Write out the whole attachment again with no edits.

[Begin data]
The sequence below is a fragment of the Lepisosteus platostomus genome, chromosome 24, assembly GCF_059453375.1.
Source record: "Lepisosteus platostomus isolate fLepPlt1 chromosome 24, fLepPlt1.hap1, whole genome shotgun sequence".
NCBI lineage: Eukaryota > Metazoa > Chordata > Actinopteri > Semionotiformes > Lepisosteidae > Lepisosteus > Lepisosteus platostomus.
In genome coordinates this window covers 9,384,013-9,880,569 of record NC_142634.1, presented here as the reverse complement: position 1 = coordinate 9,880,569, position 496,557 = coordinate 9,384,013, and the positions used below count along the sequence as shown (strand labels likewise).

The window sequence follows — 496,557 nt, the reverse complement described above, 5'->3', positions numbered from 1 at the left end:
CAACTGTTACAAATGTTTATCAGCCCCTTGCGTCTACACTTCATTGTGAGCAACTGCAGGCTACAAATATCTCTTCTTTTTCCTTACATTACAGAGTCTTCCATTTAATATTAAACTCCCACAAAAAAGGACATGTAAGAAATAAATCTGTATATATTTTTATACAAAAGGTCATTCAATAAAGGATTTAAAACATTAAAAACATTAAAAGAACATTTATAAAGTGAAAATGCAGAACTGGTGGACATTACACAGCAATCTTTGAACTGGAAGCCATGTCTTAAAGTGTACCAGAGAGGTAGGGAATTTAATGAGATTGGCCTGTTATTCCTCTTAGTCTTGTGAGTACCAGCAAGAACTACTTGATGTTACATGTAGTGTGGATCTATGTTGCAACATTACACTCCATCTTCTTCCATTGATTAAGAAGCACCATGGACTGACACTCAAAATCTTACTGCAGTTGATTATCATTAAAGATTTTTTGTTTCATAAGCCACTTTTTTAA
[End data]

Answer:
The sequence below is a fragment of the Lepisosteus platostomus genome, chromosome 24, assembly GCF_059453375.1.
Source record: "Lepisosteus platostomus isolate fLepPlt1 chromosome 24, fLepPlt1.hap1, whole genome shotgun sequence".
NCBI lineage: Eukaryota > Metazoa > Chordata > Actinopteri > Semionotiformes > Lepisosteidae > Lepisosteus > Lepisosteus platostomus.
In genome coordinates this window covers 9,384,013-9,880,569 of record NC_142634.1, presented here as the reverse complement: position 1 = coordinate 9,880,569, position 496,557 = coordinate 9,384,013, and the positions used below count along the sequence as shown (strand labels likewise).

The window sequence follows — 496,557 nt, the reverse complement described above, 5'->3', positions numbered from 1 at the left end:
CAACTGTTACAAATGTTTATCAGCCCCTTGCGTCTACACTTCATTGTGAGCAACTGCAGGCTACAAATATCTCTTCTTTTTCCTTACATTACAGAGTCTTCCATTTAATATTAAACTCCCACAAAAAAGGACATGTAAGAAATAAATCTGTATATATTTTTATACAAAAGGTCATTCAATAAAGGATTTAAAACATTAAAAACATTAAAAGAACATTTATAAAGTGAAAATGCAGAACTGGTGGACATTACACAGCAATCTTTGAACTGGAAGCCATGTCTTAAAGTGTACCAGAGAGGTAGGGAATTTAATGAGATTGGCCTGTTATTCCTCTTAGTCTTGTGAGTACCAGCAAGAACTACTTGATGTTACATGTAGTGTGGATCTATGTTGCAACATTACACTCCATCTTCTTCCATTGATTAAGAAGCACCATGGACTGACACTCAAAATCTTACTGCAGTTGATTATCATTAAAGATTTTTTGTTTCATAAGCCACTTTTTTAA